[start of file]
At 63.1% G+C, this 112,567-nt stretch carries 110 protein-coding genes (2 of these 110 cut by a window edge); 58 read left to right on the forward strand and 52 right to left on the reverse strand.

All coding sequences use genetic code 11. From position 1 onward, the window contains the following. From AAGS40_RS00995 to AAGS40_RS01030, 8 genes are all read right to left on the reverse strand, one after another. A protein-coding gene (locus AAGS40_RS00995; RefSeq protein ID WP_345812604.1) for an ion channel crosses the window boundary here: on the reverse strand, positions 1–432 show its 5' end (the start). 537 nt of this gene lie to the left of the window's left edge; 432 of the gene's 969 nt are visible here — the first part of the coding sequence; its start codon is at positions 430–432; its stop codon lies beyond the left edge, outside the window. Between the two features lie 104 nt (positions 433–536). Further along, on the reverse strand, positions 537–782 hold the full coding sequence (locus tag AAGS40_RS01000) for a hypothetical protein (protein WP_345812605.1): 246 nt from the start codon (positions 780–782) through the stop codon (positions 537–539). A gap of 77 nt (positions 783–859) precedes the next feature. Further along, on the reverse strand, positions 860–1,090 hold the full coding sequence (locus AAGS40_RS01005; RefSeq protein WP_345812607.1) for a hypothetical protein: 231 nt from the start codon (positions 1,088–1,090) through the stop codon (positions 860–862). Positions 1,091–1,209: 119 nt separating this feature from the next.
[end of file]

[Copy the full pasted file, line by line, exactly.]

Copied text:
At 63.1% G+C, this 112,567-nt stretch carries 110 protein-coding genes (2 of these 110 cut by a window edge); 58 read left to right on the forward strand and 52 right to left on the reverse strand.

All coding sequences use genetic code 11. From position 1 onward, the window contains the following. From AAGS40_RS00995 to AAGS40_RS01030, 8 genes are all read right to left on the reverse strand, one after another. A protein-coding gene (locus AAGS40_RS00995; RefSeq protein ID WP_345812604.1) for an ion channel crosses the window boundary here: on the reverse strand, positions 1–432 show its 5' end (the start). 537 nt of this gene lie to the left of the window's left edge; 432 of the gene's 969 nt are visible here — the first part of the coding sequence; its start codon is at positions 430–432; its stop codon lies beyond the left edge, outside the window. Between the two features lie 104 nt (positions 433–536). Further along, on the reverse strand, positions 537–782 hold the full coding sequence (locus tag AAGS40_RS01000) for a hypothetical protein (protein WP_345812605.1): 246 nt from the start codon (positions 780–782) through the stop codon (positions 537–539). A gap of 77 nt (positions 783–859) precedes the next feature. Further along, on the reverse strand, positions 860–1,090 hold the full coding sequence (locus AAGS40_RS01005; RefSeq protein WP_345812607.1) for a hypothetical protein: 231 nt from the start codon (positions 1,088–1,090) through the stop codon (positions 860–862). Positions 1,091–1,209: 119 nt separating this feature from the next.